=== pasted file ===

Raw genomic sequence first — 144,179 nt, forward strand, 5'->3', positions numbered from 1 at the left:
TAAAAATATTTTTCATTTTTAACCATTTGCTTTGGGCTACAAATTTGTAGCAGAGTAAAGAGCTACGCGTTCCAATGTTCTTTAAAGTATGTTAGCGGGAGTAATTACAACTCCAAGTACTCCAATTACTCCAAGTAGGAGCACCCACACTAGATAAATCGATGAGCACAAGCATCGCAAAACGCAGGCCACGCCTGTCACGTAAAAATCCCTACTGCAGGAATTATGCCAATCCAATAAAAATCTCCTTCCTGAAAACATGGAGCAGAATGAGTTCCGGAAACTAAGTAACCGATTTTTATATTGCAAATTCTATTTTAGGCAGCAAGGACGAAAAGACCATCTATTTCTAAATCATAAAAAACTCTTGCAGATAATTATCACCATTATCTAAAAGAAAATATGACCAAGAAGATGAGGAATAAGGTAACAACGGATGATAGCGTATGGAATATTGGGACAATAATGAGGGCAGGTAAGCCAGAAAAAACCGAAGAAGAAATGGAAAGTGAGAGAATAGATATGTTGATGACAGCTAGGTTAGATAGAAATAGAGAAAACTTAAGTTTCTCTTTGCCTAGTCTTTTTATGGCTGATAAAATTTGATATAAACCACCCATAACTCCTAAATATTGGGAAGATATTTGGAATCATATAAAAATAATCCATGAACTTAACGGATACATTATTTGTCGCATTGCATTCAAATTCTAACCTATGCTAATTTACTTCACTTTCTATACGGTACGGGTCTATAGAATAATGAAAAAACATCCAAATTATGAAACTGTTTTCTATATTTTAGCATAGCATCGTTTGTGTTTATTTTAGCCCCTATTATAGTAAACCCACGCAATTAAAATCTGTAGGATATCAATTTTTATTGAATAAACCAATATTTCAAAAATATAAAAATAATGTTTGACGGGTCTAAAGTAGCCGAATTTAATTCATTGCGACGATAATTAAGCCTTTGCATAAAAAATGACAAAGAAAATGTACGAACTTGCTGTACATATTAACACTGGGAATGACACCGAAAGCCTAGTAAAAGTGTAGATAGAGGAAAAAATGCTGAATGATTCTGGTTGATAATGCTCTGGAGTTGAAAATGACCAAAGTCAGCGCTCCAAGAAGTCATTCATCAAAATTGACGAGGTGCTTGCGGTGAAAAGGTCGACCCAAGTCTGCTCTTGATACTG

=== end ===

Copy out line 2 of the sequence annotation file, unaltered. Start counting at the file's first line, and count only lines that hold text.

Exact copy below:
TAAAAATATTTTTCATTTTTAACCATTTGCTTTGGGCTACAAATTTGTAGCAGAGTAAAGAGCTACGCGTTCCAATGTTCTTTAAAGTATGTTAGCGGGAGTAATTACAACTCCAAGTACTCCAATTACTCCAAGTAGGAGCACCCACACTAGATAAATCGATGAGCACAAGCATCGCAAAACGCAGGCCACGCCTGTCACGTAAAAATCCCTACTGCAGGAATTATGCCAATCCAATAAAAATCTCCTTCCTGAAAACATGGAGCAGAATGAGTTCCGGAAACTAAGTAACCGATTTTTATATTGCAAATTCTATTTTAGGCAGCAAGGACGAAAAGACCATCTATTTCTAAATCATAAAAAACTCTTGCAGATAATTATCACCATTATCTAAAAGAAAATATGACCAAGAAGATGAGGAATAAGGTAACAACGGATGATAGCGTATGGAATATTGGGACAATAATGAGGGCAGGTAAGCCAGAAAAAACCGAAGAAGAAATGGAAAGTGAGAGAATAGATATGTTGATGACAGCTAGGTTAGATAGAAATAGAGAAAACTTAAGTTTCTCTTTGCCTAGTCTTTTTATGGCTGATAAAATTTGATATAAACCACCCATAACTCCTAAATATTGGGAAGATATTTGGAATCATATAAAAATAATCCATGAACTTAACGGATACATTATTTGTCGCATTGCATTCAAATTCTAACCTATGCTAATTTACTTCACTTTCTATACGGTACGGGTCTATAGAATAATGAAAAAACATCCAAATTATGAAACTGTTTTCTATATTTTAGCATAGCATCGTTTGTGTTTATTTTAGCCCCTATTATAGTAAACCCACGCAATTAAAATCTGTAGGATATCAATTTTTATTGAATAAACCAATATTTCAAAAATATAAAAATAATGTTTGACGGGTCTAAAGTAGCCGAATTTAATTCATTGCGACGATAATTAAGCCTTTGCATAAAAAATGACAAAGAAAATGTACGAACTTGCTGTACATATTAACACTGGGAATGACACCGAAAGCCTAGTAAAAGTGTAGATAGAGGAAAAAATGCTGAATGATTCTGGTTGATAATGCTCTGGAGTTGAAAATGACCAAAGTCAGCGCTCCAAGAAGTCATTCATCAAAATTGACGAGGTGCTTGCGGTGAAAAGGTCGACCCAAGTCTGCTCTTGATACTG